I really believe in good customer service. When someone trusts one enough to make a decision to make a purchase, I think that we had better come through. It is true in business and it is true in our spiritual lives. Let me explain.

You build a relationship with a person. Trust develops between the two of you. You introduce Christ to them. The person trusts your judgment and then trusts in Jesus Christ. They are baptized and brought into the church, the community of saints. How many churches provide warranty service to them? All parts and all labor. What do you mean?

Do we tell that precious new believer that this is just the beginning? Do we inform them that there is more after the beginning? Or, do we infer that you can now dive right in, there are really no expectations for you, and you are part of the "club" your dues and do what you please? Not unless we want the "spiritual consumer" to start shopping somewhere else. If we do, they will all of a sudden disappear and we will wonder what happened.

By mid-year I hope to roll out a Life Track for New Believers at FBCP. Each new believer will be discipled One-on-One for the first 30 days. Then they will have the opportunity to attend two back to back basic courses and then join a small group tailored just for their needs for about 12 weeks. After these courses are completed, we will have developed a Sunday morning study just for them. This latter study will transition them to the mainstream Abundant Life University and other discipleship offerings for the entire church. But, they will have been discipled and protected for about six months before being thrown into the community to learn a variety of behaviors.

Why would we offer such a track? I have watched people for over thirty years enter the church and not receive the guidance they needed. Many were new believers who may have had a spiritual IQ of 50. Others were so-called Christians who had never grown spiritually and would probably disappear inside 90-180 days. Still others were a little more spiritually mature, but were headed for disappointment if they repeated the same old patterns.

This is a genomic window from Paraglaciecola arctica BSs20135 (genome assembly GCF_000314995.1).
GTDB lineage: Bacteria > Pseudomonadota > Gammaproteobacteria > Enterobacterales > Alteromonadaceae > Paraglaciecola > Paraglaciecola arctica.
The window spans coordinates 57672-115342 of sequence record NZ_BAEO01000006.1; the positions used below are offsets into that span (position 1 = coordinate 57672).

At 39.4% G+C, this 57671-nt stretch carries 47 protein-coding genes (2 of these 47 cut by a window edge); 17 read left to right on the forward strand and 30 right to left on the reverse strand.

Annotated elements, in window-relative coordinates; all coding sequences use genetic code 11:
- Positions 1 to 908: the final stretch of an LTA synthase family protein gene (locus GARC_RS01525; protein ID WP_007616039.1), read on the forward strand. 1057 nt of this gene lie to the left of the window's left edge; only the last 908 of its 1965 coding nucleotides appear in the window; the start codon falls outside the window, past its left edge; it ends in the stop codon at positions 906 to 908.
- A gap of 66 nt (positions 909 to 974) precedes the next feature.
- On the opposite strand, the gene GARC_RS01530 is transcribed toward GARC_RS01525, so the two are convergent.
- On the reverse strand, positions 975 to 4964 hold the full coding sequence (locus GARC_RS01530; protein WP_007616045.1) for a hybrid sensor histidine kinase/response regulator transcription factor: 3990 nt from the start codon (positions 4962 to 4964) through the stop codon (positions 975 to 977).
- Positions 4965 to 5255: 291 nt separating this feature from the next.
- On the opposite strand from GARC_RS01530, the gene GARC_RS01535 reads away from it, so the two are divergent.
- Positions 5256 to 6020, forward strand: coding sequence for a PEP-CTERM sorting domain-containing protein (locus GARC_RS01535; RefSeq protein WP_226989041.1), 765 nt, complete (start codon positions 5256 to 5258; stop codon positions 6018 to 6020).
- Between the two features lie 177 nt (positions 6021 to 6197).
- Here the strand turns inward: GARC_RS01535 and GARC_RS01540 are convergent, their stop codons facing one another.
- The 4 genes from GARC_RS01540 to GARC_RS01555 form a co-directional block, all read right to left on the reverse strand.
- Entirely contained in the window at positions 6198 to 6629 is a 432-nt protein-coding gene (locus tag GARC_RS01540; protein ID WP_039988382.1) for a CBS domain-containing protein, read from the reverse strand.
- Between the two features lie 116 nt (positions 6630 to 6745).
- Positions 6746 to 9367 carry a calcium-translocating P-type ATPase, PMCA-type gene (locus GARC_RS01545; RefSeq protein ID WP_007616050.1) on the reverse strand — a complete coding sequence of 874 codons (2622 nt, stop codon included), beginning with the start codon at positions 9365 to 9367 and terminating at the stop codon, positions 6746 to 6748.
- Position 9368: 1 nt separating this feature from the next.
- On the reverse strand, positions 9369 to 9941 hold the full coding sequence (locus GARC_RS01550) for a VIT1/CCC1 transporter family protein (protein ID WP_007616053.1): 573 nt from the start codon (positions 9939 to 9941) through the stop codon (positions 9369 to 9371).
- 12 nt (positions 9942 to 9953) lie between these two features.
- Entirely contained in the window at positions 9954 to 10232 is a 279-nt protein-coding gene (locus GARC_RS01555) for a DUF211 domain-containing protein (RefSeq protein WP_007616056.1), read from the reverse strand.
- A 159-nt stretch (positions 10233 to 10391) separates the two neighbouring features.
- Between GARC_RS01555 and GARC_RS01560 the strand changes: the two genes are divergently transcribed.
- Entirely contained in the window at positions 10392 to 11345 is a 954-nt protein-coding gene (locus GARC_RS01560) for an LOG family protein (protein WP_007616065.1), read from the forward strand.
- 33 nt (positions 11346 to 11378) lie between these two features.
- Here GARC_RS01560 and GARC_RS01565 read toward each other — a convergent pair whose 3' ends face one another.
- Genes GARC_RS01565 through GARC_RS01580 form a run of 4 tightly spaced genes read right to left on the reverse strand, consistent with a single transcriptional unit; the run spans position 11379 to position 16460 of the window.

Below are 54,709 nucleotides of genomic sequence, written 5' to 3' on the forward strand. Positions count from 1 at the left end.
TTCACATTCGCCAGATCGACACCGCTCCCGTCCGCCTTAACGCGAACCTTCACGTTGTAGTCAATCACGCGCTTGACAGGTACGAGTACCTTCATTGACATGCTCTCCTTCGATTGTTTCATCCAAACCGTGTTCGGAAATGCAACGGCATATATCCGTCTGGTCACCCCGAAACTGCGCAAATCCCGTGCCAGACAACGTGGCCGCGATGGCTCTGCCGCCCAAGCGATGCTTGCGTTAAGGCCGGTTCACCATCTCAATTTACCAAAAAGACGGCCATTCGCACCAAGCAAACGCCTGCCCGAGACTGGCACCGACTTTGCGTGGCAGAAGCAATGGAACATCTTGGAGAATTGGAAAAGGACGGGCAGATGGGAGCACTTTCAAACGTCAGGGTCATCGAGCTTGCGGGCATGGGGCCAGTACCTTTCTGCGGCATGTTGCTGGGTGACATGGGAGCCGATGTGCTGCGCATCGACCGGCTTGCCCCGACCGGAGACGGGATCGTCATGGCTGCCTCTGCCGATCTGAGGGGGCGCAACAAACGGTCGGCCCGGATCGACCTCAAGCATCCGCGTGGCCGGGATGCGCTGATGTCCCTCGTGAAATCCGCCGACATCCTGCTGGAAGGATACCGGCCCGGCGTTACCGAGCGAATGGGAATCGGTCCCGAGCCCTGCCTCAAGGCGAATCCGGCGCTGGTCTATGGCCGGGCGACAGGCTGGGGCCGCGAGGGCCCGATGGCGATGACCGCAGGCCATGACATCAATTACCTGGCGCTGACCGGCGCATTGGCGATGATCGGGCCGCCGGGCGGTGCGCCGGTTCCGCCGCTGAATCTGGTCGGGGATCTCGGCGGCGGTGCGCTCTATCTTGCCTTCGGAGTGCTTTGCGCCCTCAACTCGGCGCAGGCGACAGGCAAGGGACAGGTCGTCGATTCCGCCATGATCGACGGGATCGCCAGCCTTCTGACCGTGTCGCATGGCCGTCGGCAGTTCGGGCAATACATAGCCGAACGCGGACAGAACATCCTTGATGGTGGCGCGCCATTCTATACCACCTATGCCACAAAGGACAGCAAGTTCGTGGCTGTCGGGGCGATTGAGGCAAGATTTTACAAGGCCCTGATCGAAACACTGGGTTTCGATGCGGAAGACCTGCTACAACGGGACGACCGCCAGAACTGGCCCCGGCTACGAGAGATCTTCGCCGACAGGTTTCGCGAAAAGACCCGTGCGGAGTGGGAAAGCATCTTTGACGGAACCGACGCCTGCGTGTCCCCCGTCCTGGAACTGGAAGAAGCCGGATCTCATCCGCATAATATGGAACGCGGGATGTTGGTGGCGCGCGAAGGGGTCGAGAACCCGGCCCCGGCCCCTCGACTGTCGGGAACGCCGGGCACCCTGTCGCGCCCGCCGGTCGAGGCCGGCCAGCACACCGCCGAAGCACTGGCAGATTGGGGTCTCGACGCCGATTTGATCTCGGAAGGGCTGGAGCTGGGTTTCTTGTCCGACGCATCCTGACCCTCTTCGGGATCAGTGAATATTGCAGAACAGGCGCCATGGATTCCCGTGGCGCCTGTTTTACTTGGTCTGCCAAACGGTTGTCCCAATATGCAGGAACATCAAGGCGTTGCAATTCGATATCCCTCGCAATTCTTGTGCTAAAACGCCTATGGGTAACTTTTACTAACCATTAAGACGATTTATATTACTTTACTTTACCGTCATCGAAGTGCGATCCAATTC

I believe in this so strongly because it will guarantee these new believers that they will be under a spiritual warranty program for at least 6 months and the church is dedicated to taking care of them at this important junction in their lives. They will not get lost in the shuffle because mentors will be looking after them. When they need attention, they will get it.

I'll keep you posted on how this develops and the impact it has on the lives of new believers. Does God expect us to provide the best "service" possible? You bet He does!

Thursday, March 27, 2008

Four Hectic Fulfilling Days

It has been rather hectic these past four days and I didn't get anything written. I'll try and bring you up to date with this post.

Sunday was the finest Easter worship experience that I've ever been a part of in all of my years. It exceeded my expectation of how good I thought it could be. The drama I told you about was excellent. The music, live acting, and video clips was absolutely awesome. Then Pastor Sonny shared his inspired message and people gave their lives to Christ. What more could you ask for?

Sunday afternoon our family came together and I grilled steaks, hamburgers, and hot dogs. There were 11 of us and we had a ball. They celebrated my birthday, which was the next day and I blew out a candle on two pies and something called Mississippi Mud. It was a good day and went on past 7:00 P.M.

Monday was my actual birthday. Patti spent the night at Miranda's in Lake Jackson and I worked the 12-9 shift. It was not much of a day, but I certainly had everybody with me the day before. It was my 63rd birthday...I must be getting old. Actually, I think it is all a state of the mind. I am chronologically 63 now, but don't feel like it. If I live to be 83, I wonder if I'll feel that chronological age doesn't matter then either. I hope so.

Tuesday morning I went into the church office and as I was deep in thought, Janice(my secretary) and her husband walked in and put a large oblong Pyrex dish in front of me. She had made a dessert out of ice cream sandwiches. It was wonderful and the whole staff had some before and after our staff meeting. That was such a thoughtful thing to do. It really put a smile on my face.